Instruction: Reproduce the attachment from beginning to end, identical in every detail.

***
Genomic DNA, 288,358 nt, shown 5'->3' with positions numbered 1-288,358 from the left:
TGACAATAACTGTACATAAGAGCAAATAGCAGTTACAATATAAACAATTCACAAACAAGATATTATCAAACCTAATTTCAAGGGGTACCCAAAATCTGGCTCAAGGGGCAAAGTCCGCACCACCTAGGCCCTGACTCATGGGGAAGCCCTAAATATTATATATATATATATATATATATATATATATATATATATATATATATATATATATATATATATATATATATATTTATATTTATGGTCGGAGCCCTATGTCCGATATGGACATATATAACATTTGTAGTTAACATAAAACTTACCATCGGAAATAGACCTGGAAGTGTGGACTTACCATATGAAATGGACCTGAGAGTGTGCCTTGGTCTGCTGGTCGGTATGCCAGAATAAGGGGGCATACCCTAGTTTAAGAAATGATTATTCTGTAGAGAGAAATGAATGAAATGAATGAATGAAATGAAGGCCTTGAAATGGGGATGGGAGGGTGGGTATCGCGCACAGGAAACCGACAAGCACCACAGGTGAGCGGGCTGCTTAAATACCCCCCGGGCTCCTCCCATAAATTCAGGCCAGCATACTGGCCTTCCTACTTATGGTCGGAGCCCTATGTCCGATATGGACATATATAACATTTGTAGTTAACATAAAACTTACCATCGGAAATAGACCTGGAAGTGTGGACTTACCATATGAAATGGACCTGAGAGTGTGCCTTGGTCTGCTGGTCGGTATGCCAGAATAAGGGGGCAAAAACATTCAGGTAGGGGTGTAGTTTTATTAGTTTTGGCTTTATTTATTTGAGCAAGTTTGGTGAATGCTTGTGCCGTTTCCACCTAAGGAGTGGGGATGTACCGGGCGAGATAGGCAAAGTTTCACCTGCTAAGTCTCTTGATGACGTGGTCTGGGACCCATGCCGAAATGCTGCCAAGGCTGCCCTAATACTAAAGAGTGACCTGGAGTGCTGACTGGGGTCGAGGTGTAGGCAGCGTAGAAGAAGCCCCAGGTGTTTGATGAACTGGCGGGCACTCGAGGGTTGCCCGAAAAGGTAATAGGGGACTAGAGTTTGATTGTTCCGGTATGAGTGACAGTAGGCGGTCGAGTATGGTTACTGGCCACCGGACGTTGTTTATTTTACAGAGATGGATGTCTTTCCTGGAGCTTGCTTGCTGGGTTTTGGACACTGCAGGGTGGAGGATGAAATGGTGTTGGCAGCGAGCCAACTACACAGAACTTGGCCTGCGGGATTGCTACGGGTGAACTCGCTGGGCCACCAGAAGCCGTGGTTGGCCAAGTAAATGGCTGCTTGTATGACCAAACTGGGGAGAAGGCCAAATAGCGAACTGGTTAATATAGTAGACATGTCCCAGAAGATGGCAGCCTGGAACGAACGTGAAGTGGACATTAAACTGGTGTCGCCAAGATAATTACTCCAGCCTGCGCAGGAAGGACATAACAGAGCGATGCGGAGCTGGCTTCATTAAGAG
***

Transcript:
Genomic DNA, 288,358 nt, shown 5'->3' with positions numbered 1-288,358 from the left:
TGACAATAACTGTACATAAGAGCAAATAGCAGTTACAATATAAACAATTCACAAACAAGATATTATCAAACCTAATTTCAAGGGGTACCCAAAATCTGGCTCAAGGGGCAAAGTCCGCACCACCTAGGCCCTGACTCATGGGGAAGCCCTAAATATTATATATATATATATATATATATATATATATATATATATATATATATATATATATATATATATATATATATATTTATATTTATGGTCGGAGCCCTATGTCCGATATGGACATATATAACATTTGTAGTTAACATAAAACTTACCATCGGAAATAGACCTGGAAGTGTGGACTTACCATATGAAATGGACCTGAGAGTGTGCCTTGGTCTGCTGGTCGGTATGCCAGAATAAGGGGGCATACCCTAGTTTAAGAAATGATTATTCTGTAGAGAGAAATGAATGAAATGAATGAATGAAATGAAGGCCTTGAAATGGGGATGGGAGGGTGGGTATCGCGCACAGGAAACCGACAAGCACCACAGGTGAGCGGGCTGCTTAAATACCCCCCGGGCTCCTCCCATAAATTCAGGCCAGCATACTGGCCTTCCTACTTATGGTCGGAGCCCTATGTCCGATATGGACATATATAACATTTGTAGTTAACATAAAACTTACCATCGGAAATAGACCTGGAAGTGTGGACTTACCATATGAAATGGACCTGAGAGTGTGCCTTGGTCTGCTGGTCGGTATGCCAGAATAAGGGGGCAAAAACATTCAGGTAGGGGTGTAGTTTTATTAGTTTTGGCTTTATTTATTTGAGCAAGTTTGGTGAATGCTTGTGCCGTTTCCACCTAAGGAGTGGGGATGTACCGGGCGAGATAGGCAAAGTTTCACCTGCTAAGTCTCTTGATGACGTGGTCTGGGACCCATGCCGAAATGCTGCCAAGGCTGCCCTAATACTAAAGAGTGACCTGGAGTGCTGACTGGGGTCGAGGTGTAGGCAGCGTAGAAGAAGCCCCAGGTGTTTGATGAACTGGCGGGCACTCGAGGGTTGCCCGAAAAGGTAATAGGGGACTAGAGTTTGATTGTTCCGGTATGAGTGACAGTAGGCGGTCGAGTATGGTTACTGGCCACCGGACGTTGTTTATTTTACAGAGATGGATGTCTTTCCTGGAGCTTGCTTGCTGGGTTTTGGACACTGCAGGGTGGAGGATGAAATGGTGTTGGCAGCGAGCCAACTACACAGAACTTGGCCTGCGGGATTGCTACGGGTGAACTCGCTGGGCCACCAGAAGCCGTGGTTGGCCAAGTAAATGGCTGCTTGTATGACCAAACTGGGGAGAAGGCCAAATAGCGAACTGGTTAATATAGTAGACATGTCCCAGAAGATGGCAGCCTGGAACGAACGTGAAGTGGACATTAAACTGGTGTCGCCAAGATAATTACTCCAGCCTGCGCAGGAAGGACATAACAGAGCGATGCGGAGCTGGCTTCATTAAGAG